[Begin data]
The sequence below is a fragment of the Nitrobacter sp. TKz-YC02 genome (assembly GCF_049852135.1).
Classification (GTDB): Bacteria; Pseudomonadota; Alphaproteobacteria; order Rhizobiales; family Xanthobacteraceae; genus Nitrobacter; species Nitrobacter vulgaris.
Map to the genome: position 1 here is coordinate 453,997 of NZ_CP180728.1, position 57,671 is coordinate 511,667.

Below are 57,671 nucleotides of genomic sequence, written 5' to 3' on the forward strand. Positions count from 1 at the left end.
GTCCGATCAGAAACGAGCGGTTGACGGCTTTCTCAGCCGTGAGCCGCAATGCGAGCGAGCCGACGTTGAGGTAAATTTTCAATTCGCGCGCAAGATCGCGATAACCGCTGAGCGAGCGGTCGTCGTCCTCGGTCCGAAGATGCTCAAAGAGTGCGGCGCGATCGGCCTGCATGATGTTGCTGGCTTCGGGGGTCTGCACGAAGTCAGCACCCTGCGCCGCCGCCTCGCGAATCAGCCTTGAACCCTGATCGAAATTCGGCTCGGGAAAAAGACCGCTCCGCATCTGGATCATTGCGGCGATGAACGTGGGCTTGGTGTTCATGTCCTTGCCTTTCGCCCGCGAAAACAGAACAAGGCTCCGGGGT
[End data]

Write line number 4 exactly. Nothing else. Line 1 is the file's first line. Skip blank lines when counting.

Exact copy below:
Below are 57,671 nucleotides of genomic sequence, written 5' to 3' on the forward strand. Positions count from 1 at the left end.